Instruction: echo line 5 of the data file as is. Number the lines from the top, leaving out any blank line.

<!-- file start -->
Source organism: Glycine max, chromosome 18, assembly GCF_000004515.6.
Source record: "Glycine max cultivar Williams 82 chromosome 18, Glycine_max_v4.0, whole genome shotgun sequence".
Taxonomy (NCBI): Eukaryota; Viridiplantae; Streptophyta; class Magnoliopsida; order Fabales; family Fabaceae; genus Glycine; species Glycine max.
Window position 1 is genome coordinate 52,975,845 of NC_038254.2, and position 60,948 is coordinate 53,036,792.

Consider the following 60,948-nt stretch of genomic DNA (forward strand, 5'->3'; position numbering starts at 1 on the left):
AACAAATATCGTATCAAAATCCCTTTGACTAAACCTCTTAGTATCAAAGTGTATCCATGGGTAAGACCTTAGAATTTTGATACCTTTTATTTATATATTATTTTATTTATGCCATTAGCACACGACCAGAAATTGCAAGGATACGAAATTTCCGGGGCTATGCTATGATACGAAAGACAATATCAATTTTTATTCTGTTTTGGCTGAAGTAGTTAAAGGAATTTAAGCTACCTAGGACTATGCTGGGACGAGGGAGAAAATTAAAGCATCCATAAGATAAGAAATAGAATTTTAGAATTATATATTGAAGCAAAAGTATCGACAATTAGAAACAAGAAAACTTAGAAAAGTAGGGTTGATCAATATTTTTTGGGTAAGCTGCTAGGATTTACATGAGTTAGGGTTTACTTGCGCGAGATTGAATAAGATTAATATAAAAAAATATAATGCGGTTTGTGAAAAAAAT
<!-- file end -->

Consider the following 60,948-nt stretch of genomic DNA (forward strand, 5'->3'; position numbering starts at 1 on the left):